If you were to ask anyone today they would likely agree that Ducati is synonymous with performance motorcycles. But what if I was to tell you that wasn’t always the case? We have to go way back into the archives, but there was a time that Ducati’s were not taken seriously. It took one bike to change that, and that would be the Ducati 750 Imola.
With a racing pedigree dating back to 1950, it’s no wonder Ducati has had their fair share of success. But before the 1970’s Ducati still struggled to really put a stamp on their success. They had a young Mike Hailwood as a pilot, but still never managed to wow the competition and fans. That is until the 1972 Imola 200. Banking off of their 500cc Grand Prix prototypes, Ducati was ready to solidify its place in racing history. The bike that came out of this drive for success was the beautiful 750 Imola. The design was one of the first production based race bikes that Ducati produced, and it featured the now famous ‘Bevel drive’ V-twin engine.
As legend would have it, the production bikes showed up at Imola in stock trim, hastily being assembled for the race. The team would go on to file down any component they could to save weight, and with the custom Dellorto carburetors being fitted the 750 was able to produce 80hp at 8,500rpm. A lot of hp for 1972. The bike was a smashing success with Paul Smart and Bruno Spaggiari going on to take first and second in the race. This would singlehandedly change Ducati’s approach to racing to this day.
By 1978 the wonderful V-twin was growing in displacement, up to 900cc. But even then it was being considered as outdated, and with the aging Mike Hailwood, it was given absolutely no chance at winning the 78′ Isle of Man TT. In the amazing hands of ‘Mike the Bike’ Hailwood the Ducati reigned king once more, solidifying its place as one of the greatest motorcycles of all time.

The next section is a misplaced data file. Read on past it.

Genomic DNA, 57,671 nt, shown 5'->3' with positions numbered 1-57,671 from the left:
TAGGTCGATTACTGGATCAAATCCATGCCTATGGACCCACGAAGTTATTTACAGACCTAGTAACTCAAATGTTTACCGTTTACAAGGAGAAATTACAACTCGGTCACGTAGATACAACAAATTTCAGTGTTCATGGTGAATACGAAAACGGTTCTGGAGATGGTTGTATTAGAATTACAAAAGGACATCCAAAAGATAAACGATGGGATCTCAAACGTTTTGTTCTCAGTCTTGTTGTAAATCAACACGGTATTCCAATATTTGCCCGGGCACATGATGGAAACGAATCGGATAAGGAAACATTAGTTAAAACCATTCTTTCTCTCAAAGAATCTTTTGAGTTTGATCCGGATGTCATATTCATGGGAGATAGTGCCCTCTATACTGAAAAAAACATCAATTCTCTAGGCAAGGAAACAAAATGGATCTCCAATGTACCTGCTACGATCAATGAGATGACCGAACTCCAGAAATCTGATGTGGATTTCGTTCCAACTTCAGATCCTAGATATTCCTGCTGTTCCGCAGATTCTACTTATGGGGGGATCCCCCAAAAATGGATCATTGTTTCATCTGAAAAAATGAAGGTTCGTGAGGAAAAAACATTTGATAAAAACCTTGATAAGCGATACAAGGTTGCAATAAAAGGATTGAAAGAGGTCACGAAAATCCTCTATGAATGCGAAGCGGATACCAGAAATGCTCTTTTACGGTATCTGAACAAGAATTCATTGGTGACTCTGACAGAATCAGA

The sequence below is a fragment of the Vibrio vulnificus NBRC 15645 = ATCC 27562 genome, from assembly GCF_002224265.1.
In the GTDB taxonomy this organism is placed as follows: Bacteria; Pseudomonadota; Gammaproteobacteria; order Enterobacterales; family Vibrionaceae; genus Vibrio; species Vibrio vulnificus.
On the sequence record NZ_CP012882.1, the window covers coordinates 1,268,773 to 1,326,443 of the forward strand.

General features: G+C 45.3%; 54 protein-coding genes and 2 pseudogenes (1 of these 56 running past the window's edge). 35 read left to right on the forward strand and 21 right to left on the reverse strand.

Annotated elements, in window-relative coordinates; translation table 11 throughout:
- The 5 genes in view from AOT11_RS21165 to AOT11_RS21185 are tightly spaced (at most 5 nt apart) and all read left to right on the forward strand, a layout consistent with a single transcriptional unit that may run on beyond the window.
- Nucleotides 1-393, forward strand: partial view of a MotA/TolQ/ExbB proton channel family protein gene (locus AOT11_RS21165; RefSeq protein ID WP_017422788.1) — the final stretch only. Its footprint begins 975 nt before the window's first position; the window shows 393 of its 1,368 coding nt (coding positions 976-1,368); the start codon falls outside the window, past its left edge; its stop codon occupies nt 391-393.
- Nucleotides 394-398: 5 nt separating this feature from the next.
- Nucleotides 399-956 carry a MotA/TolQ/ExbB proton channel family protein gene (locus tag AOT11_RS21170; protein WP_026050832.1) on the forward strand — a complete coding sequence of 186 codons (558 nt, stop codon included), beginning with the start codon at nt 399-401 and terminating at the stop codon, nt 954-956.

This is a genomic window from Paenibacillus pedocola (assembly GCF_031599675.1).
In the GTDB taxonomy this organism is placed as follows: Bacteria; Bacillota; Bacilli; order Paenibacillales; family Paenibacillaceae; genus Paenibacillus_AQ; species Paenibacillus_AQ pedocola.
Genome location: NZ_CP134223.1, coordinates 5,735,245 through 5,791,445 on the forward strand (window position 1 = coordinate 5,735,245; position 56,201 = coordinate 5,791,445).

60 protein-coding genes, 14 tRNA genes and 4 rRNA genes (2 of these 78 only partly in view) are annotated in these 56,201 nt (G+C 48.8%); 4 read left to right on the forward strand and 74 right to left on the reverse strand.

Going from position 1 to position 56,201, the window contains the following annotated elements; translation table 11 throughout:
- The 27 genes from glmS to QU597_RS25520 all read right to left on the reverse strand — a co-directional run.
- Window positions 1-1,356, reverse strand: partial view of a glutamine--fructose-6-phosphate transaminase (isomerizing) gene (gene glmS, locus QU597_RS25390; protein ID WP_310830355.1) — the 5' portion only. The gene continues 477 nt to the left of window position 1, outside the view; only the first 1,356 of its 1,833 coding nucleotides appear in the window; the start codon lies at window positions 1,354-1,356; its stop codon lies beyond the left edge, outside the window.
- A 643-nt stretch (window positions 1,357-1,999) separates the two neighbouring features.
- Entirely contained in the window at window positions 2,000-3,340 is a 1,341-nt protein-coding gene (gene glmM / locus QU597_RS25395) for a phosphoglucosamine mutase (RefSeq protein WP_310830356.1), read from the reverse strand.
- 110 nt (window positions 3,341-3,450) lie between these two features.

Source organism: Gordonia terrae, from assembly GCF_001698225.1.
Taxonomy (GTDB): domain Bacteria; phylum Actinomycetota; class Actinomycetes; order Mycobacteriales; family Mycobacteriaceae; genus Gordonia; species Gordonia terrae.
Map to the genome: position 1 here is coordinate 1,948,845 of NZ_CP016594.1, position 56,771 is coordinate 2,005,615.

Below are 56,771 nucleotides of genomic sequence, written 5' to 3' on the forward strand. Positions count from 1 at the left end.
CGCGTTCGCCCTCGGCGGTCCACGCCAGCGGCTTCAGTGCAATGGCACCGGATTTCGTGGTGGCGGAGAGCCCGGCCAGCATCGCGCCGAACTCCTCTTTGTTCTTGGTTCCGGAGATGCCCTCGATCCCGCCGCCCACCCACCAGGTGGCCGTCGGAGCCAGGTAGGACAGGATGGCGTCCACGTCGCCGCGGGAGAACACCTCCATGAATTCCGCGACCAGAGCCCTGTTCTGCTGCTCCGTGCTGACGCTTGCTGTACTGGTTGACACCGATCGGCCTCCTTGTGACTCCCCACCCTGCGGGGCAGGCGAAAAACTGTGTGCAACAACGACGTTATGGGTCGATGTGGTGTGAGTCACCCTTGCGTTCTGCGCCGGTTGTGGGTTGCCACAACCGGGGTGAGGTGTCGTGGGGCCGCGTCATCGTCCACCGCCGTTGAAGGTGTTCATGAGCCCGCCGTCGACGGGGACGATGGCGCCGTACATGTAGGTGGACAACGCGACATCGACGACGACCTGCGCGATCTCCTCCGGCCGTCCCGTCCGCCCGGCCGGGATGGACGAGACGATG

Now-a-days, a true ‘Bevel drive’ Ducati can run up to an astonishing $200,000 for the right model. And even if you have that kind of cash burning a hole in your pocketm, the other issue becomes the rarity. Some of these models have become so rare they reside in museums instead of garages. It’s no wonder that a company like Vee Two Australia would pop up and recreate the magical V-twin.
Vee Two have been around since 1979 in Australia, first producing performance and replacement parts for the Bevel drive Ducatis. Now they have since branched out into the world of producing their very own version of the iconic engine. They purchased the original patents for the Bevel engine in 2010 and got to work putting their own twist on the legend. The result was The Vee Two Ritorno Twin that harbored the classic mystique of old, with a new performance that brings it up to date.
The Ritorno engine is built to the same dimensions as the original ‘Bevel drive’ V-twin, but with many minor changes that have largely boosted the performance. First, let’s tackle what a ‘Bevel Drive’ engine even means.
In any 4 stroke engine you have valves that open and close allowing air into the chamber and exhausting all that air out once it’s been burnt. These valves have small springs that thrust them back in place after the camshaft has forced them to open. But back in the late 60’s and early 70’s, the material that was available to construct the springs wasn’t what it is today, causing what is called ‘valve float,’ where the valves stay open longer they are supposed to resulting in poor performance and even catastrophic failures. The Bevel drive system uses two bevel gears and a shaft to mechanically turn the valves, resulting in perfect timing and no need for silly soft springs. Hence the name ‘bevel drive’.
Utilizing the same system, the Ritorno has been heavily modified, resulting in the new 992cc engine producing a crisp 122 horsepower. Vee Two changed the bore and stroke of the V-twin, allowing it to rev more freely to a new redline of 9,500rpm. On top of that, the heads received a complete overhaul, allowing for much better breathing. The overall construction is now much more stout, with the use of newer metals even the cases are stronger.
The other aspect of The Vee Two Ritorno engine is that all the parts used can be swapped directly with the original Ducati engine. Or if you happen to have an original Ducati 750, 860 or 1000 with a blown engine you can now get a full replacement engine without robbing another bike. And with modern performance to boot.
For us that grew up in the modern age of motorcycles, who also appreciate the great vintage bikes, The Vee Two Ritorno powered Ducati is possibly one of the coolest bikes we could possibly hope for. And it will only cost you a cool 60 grand to make it your own. Surprisingly cheap when you compare it to the original. Either way it’s great to see a new take on possibly the most iconic Ducati engine we will ever know.